In the History of the Peloponnesian War, Thucydides
that guy you were forced to read in college history
wrote, The strong do what they can, and the weak
suffer what they must.
His adage finds expression today in the power asymmetry
between asset managers (the strong) and asset owners (the
weak). While asset owners, like the people of Melos, might like
to believe that they hold a position of parity with asset
managers, theres little evidence to support that.
This power asymmetry is clearly manifested in misaligned fee
schedules and liquidity terms, and in the often infuriating
passivity with which asset owners consume the products offered
up by asset managers.
In spite of these minor inequities which
asset owners tolerate and perhaps moderate through private
negotiations (i.e., side letters) and strategic
partnerships the elemental compact between owners
and managers has remained firmly in place, reliant on the
belief that asset managers would place their clients
interests ahead of their own and act as good fiduciaries.
It appears this compact has been compromised.
As a brilliant young deputy CIO recently told me
without a hint of irony or disbelief some of the
largest well-known, blue-chip hedge fund managers
have eliminated any reference to fiduciary duty from their
investment management agreements.
And, perhaps even more Trumpian than President Trump
himself, they are telling prospective investors that they will
engage in activities that will not be in their clients
Furthermore, the deputy made clear that these asset managers
consider that proviso nonnegotiable: There is sufficient demand
for their products that asset owners either accept the terms or
step aside for the next in line.
Here is the fullest expression of the imbalance between
asset owner and asset manager. In renouncing fiduciary duty,
asset managers are explicitly recalibrating the power structure
of the ownermanager relationship to a position of extreme
asymmetry: I owe you nothing. You have no leverage other
than investment. You are powerless in this
This is a salespersons dream and a CIOs
My anecdotal research supports this charge of asset
managers refusal of fiduciary duty, with a small number
of managers in the vanguard. It also reveals this to be a
fairly recent phenomenon. Asset owners confirm that as recently
as five years ago they could get just about whatever terms they
wanted in a contract. Perhaps the wall of money from public
funds into the hands of a few hedge funds and private equity
and venture capital firms precipitated this change but
whatever the cause, this is a seismic shift in the power
The seizing of this power by asset managers could be
characterized as a rational commercial response to maximize the
value of their businesses (such as, fiduciary duty is the
ultimate portfolio constraint vis-à-vis the fundamental
law of active management).
However, paraphrasing technology theorists Vasilis Kostakis
and Michel Bauwens, this newly defined asymmetry creates and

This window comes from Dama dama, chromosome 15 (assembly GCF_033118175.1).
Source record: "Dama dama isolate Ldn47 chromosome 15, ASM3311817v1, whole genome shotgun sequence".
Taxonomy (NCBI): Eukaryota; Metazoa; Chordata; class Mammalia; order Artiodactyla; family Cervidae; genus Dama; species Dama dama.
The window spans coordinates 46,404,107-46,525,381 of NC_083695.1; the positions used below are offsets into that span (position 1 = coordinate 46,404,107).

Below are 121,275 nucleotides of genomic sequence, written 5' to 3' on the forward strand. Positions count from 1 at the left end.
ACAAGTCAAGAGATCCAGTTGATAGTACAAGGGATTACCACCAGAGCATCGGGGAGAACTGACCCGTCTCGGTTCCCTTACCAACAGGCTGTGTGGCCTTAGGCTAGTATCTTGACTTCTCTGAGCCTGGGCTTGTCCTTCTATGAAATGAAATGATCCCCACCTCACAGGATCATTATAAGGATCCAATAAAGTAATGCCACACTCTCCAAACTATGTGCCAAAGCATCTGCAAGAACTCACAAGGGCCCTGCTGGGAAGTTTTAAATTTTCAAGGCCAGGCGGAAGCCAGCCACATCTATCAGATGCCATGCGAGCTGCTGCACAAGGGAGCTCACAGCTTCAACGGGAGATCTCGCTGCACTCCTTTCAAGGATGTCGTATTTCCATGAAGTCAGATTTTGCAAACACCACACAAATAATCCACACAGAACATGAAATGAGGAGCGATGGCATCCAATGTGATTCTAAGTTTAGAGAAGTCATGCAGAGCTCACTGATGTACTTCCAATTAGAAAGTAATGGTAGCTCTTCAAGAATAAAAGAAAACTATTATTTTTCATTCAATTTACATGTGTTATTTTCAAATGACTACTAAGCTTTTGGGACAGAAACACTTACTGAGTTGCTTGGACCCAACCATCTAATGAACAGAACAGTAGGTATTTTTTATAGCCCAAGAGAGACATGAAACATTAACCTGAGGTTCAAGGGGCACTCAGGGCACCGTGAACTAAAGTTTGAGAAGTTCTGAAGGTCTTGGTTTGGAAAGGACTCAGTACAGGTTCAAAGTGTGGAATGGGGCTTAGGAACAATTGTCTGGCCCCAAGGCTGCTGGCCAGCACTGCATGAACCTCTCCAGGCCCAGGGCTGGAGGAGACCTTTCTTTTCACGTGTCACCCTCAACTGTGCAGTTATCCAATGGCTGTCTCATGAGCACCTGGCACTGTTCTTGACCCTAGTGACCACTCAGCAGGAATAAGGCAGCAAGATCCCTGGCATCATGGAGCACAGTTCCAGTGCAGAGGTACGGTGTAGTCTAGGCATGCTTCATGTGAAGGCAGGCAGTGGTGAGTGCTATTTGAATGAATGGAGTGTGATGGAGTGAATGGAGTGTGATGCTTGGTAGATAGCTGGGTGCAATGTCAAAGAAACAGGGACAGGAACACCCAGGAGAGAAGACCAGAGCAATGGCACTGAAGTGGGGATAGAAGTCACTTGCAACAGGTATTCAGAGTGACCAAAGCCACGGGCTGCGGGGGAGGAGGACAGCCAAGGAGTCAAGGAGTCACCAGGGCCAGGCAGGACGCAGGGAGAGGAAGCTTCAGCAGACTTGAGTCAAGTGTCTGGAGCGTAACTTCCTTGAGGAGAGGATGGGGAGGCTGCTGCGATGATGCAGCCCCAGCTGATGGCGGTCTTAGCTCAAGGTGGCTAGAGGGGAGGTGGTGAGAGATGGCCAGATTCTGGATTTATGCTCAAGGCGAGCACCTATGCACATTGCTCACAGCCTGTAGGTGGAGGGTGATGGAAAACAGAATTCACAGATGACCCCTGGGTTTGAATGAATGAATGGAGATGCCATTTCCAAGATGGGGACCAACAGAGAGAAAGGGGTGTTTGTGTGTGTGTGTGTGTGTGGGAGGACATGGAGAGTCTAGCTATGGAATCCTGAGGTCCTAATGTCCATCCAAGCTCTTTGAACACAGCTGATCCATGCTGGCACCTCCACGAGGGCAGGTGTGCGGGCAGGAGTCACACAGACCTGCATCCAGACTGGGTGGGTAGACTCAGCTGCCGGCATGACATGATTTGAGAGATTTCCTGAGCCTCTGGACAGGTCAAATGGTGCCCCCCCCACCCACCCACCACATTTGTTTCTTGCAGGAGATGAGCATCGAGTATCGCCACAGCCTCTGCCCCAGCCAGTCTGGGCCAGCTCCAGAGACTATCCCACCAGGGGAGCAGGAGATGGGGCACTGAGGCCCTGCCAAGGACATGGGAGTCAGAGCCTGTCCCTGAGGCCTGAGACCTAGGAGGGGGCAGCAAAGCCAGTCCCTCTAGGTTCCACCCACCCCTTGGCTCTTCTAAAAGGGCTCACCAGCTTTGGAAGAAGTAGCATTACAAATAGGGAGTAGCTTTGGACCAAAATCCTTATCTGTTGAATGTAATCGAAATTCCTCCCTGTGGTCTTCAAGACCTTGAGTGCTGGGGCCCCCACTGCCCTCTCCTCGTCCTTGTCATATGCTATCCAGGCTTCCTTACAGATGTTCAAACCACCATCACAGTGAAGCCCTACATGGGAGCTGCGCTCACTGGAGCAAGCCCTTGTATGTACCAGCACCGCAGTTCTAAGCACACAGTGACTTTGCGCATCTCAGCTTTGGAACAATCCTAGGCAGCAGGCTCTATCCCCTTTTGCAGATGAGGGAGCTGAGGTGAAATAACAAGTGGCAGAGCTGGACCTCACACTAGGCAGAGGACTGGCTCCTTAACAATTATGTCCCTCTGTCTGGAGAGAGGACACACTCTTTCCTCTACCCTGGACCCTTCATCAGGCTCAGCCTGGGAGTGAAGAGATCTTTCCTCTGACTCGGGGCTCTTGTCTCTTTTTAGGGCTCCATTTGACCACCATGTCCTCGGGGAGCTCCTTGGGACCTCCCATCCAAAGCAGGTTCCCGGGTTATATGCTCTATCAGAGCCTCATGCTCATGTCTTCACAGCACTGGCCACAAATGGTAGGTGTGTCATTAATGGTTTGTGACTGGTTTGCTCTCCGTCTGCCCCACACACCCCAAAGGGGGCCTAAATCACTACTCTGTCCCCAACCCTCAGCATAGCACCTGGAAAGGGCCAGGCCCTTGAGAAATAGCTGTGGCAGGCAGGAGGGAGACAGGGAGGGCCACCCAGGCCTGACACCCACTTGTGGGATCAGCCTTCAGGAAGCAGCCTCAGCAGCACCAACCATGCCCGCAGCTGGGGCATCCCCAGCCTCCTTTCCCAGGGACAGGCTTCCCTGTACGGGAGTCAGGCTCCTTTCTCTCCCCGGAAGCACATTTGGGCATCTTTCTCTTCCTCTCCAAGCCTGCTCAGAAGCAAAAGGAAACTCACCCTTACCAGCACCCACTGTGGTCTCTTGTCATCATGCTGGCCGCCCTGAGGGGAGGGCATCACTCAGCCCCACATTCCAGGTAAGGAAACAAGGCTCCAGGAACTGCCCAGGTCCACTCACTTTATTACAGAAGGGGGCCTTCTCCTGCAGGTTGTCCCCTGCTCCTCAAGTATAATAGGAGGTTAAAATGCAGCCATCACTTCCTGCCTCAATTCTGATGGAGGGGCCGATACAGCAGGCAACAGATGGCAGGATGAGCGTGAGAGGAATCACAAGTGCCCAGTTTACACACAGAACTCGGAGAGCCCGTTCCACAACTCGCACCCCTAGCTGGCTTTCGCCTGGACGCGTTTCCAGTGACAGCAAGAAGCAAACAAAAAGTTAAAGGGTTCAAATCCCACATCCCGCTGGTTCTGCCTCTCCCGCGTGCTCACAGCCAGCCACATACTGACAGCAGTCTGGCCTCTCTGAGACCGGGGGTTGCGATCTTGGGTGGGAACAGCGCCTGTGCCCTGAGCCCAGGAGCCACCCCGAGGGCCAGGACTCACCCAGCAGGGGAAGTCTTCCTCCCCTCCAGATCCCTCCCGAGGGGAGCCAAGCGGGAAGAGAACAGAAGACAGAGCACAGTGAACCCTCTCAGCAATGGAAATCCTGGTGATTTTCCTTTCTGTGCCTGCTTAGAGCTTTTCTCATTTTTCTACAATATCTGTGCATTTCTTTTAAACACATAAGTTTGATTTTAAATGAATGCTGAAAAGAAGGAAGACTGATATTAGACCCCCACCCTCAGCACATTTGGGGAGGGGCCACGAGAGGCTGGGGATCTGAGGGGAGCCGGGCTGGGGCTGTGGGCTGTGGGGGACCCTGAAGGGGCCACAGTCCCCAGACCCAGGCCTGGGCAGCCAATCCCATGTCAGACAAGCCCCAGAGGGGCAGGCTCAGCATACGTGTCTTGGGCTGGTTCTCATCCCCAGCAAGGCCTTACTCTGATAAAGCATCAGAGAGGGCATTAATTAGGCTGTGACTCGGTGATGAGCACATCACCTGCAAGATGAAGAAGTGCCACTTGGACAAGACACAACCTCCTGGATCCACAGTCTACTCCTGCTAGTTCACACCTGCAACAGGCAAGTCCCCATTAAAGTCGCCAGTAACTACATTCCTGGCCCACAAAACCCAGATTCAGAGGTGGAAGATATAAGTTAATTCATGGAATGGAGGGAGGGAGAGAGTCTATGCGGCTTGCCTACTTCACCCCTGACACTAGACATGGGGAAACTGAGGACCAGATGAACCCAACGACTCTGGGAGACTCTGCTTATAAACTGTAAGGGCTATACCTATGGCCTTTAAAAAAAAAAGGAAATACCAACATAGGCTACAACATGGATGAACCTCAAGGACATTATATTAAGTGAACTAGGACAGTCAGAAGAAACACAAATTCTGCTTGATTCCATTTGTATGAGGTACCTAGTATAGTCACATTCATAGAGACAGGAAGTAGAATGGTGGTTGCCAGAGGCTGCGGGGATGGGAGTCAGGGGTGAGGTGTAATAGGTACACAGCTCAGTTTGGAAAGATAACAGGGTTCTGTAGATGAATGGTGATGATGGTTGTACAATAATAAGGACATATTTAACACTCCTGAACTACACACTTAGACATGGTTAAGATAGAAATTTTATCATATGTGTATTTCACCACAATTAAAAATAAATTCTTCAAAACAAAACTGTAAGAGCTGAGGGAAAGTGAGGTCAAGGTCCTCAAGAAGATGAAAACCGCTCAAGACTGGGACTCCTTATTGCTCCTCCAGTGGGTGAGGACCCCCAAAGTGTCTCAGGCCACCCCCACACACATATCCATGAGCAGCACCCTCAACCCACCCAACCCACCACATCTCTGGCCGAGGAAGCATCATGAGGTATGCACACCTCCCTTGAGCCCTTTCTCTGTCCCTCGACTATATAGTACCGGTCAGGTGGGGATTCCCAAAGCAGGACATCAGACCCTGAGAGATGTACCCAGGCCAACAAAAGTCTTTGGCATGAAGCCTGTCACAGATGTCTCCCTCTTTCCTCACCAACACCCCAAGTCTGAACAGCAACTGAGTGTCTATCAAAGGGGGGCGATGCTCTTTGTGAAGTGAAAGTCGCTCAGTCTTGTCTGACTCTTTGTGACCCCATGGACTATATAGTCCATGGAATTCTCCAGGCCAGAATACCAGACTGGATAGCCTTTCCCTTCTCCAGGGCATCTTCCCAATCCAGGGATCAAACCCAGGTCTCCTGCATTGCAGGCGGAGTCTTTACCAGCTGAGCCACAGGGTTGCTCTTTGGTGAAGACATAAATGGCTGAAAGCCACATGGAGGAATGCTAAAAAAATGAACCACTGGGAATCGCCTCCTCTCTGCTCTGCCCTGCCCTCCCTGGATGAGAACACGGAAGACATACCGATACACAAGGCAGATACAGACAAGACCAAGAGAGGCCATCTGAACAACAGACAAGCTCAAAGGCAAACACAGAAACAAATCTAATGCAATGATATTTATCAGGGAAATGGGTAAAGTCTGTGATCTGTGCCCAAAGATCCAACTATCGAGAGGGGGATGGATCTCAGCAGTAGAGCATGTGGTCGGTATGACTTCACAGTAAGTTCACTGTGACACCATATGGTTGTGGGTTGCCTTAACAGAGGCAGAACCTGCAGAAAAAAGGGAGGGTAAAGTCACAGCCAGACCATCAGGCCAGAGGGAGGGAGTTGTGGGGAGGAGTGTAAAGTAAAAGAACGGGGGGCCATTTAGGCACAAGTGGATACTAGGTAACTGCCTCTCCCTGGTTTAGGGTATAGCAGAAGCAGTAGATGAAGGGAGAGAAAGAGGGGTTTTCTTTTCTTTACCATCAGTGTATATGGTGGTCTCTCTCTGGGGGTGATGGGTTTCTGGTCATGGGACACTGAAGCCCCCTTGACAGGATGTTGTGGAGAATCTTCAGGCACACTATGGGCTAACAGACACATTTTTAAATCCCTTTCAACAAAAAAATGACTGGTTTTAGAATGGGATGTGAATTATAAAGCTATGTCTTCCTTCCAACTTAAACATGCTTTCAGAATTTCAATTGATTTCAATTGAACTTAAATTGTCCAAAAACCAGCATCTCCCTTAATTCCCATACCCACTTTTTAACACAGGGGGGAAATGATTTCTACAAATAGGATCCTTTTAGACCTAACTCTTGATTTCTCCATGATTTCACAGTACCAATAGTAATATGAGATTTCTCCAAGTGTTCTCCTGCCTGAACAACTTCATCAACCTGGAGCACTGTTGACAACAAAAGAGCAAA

propagates an artificial scarcity of knowledge, subjecting
innovation to contrived restrictions and allowing for profit
maximization and capital accumulation. The result is both
paradoxical and dramatic: While this power structure cannot
produce the desired risk-adjusted returns net of fees, it
simultaneously inhibits the development and deployment of new
solutions that could meet the needs of asset owners. Put
simply, the increase in these managers assets under
management and their ability to act in their own best interests
has completely failed to result in a corresponding uptick in
innovation or in performance.
On the other side, asset owners acceptance of this
extreme asymmetry is hardly rational because it provides, at
best, access a benefit that is incommensurate with the
abdication of fiduciary duty (after all, its not like
they are getting access to the Medallion Fund).
Its important to recall two things: The asymmetry
between asset owners and asset managers (even in its weakest
form) is a relatively modern phenomenon, which can be traced to
the late 1960s, when we saw the formation of the first
independent institutional investment management firms and
investment consulting firms (and the start of Institutional
Second, in base terms there are no institutional managers
without asset owners.
Asset owners source of power is their ability to say
no to reject the status quo coupled
with their ability to allocate large sums of patient capital.
My deputy CIO expresses his power every time he walks away from
disadvantageously structured deals. But such discrete acts of
protest will change nothing.
Actual change will require asset owners to be genuine, vocal
advocates for their beneficiaries individually, through
acts of rejection of misalignment and transparent
communication; and collectively, through active participation
in asset ownerdriven organizations seeking to reset the
fulcrum in the balance of power (e.g., the Alignment of
Interests Association and the Institutional Limited Partners
In a word, asset owners need to act like the fiduciaries